Q: I have a tea camellia, Camellia sinensis in my back yard. Can I make tea from its leaves?
A: You are welcome to try … but don’t expect to give Mr. Lipton a run for his money! Tea is made from the tip bud plus a few lower leaves plucked from tea camellias grown on plantations. Most are in the Orient, but there is actually a tea plantation near Charleston (800-443-5987). After the tea leaves are harvested, they are dried for several hours to reduce their water content. The leaves are then crushed slightly and allowed to oxidize (visualize how an apple slice darkens after being cut) for varying lengths of time. Black tea, such as Orange Pekoe, is made from leaves that have oxidized the longest. Oolong tea is made from leaves that have oxidized a shorter time. Leaves to be made into green tea are steamed just after drying. This destroys the enzymes which cause darkening.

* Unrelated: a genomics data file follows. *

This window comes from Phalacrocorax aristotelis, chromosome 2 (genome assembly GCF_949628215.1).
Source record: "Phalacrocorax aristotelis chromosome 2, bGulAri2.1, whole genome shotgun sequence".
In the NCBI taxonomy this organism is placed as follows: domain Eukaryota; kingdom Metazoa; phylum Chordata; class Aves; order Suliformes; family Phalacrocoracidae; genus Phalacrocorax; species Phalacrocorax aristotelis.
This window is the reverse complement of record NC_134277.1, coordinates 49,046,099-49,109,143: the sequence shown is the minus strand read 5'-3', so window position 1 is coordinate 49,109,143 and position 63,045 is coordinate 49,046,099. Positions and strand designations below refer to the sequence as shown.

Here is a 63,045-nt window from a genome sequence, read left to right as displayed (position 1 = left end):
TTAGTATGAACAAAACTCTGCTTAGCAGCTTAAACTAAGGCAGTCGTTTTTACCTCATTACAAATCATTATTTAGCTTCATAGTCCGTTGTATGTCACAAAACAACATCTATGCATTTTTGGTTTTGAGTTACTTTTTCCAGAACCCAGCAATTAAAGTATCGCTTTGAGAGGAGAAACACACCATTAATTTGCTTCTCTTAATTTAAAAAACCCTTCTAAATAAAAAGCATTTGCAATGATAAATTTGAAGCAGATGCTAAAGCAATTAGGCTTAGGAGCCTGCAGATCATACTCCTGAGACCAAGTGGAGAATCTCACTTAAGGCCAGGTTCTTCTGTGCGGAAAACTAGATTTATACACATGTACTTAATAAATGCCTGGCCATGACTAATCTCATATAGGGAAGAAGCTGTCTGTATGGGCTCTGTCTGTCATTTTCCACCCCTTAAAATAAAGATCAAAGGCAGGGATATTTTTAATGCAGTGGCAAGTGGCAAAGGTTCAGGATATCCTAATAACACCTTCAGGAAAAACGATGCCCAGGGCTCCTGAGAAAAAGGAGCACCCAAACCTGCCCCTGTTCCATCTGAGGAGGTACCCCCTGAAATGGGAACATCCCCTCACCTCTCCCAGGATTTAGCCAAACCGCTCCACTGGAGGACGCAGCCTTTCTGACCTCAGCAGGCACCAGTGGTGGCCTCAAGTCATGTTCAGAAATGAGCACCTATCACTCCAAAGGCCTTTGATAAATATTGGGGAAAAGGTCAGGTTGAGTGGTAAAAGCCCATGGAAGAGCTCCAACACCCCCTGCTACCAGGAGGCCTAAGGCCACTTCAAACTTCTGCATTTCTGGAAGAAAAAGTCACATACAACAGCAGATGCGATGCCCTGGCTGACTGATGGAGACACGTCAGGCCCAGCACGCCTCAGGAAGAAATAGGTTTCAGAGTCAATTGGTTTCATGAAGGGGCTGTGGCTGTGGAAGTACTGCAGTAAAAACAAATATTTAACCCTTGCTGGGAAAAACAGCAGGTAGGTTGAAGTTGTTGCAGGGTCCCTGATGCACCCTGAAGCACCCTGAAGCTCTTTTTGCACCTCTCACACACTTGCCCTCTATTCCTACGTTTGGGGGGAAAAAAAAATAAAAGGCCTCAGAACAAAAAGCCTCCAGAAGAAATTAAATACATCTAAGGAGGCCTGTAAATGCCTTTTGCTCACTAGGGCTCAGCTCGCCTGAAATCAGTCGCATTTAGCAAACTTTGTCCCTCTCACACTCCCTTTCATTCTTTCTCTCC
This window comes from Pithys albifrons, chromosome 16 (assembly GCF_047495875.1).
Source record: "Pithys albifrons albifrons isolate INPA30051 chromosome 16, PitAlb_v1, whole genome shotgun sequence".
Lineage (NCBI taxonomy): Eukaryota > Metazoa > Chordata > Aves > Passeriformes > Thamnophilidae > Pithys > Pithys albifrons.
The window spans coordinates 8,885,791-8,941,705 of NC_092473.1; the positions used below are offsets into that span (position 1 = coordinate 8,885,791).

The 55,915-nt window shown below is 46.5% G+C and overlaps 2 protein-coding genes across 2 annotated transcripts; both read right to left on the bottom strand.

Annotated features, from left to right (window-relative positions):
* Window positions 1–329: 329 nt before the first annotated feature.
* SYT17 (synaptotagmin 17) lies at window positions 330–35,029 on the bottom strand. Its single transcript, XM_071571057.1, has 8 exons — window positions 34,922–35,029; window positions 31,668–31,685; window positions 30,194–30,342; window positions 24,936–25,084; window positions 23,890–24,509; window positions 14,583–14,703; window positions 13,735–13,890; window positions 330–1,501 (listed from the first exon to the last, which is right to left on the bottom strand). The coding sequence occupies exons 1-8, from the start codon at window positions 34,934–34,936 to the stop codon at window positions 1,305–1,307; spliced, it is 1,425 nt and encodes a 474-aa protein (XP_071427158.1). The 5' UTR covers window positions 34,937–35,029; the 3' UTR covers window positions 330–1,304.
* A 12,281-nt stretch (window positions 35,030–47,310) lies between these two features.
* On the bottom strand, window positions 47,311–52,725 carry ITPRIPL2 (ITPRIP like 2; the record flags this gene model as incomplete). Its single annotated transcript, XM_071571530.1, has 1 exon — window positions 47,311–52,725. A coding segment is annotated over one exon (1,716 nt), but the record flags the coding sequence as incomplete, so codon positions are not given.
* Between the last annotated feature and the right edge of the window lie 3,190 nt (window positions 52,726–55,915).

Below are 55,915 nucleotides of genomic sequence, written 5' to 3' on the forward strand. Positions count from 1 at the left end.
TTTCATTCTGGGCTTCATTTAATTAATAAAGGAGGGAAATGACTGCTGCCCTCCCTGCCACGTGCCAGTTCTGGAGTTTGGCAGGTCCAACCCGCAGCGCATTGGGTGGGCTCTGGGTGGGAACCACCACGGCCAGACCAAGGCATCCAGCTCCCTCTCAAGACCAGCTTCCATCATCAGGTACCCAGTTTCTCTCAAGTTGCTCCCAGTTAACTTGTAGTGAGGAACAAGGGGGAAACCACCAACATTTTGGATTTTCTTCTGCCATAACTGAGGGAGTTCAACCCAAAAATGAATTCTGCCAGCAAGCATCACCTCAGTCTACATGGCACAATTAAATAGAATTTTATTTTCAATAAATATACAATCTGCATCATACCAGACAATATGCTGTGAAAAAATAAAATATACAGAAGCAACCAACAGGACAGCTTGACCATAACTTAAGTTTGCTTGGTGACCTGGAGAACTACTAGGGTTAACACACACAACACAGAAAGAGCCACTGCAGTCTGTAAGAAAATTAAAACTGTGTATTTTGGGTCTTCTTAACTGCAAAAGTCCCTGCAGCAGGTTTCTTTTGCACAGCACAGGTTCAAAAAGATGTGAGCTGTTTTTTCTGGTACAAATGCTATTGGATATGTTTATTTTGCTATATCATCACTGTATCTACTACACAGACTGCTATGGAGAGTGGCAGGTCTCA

After the leaves are oxidized or steamed, they are dried and packaged. Teas also differ according to where the plants grew (such as Darjeeling, in India) or the part of the plant harvested (Tippy Golden Flowery Orange Pekoe). Word on the street is that social tea consumption may soon become as popular as convivial coffee drinking. “Tetleybucks” anyone?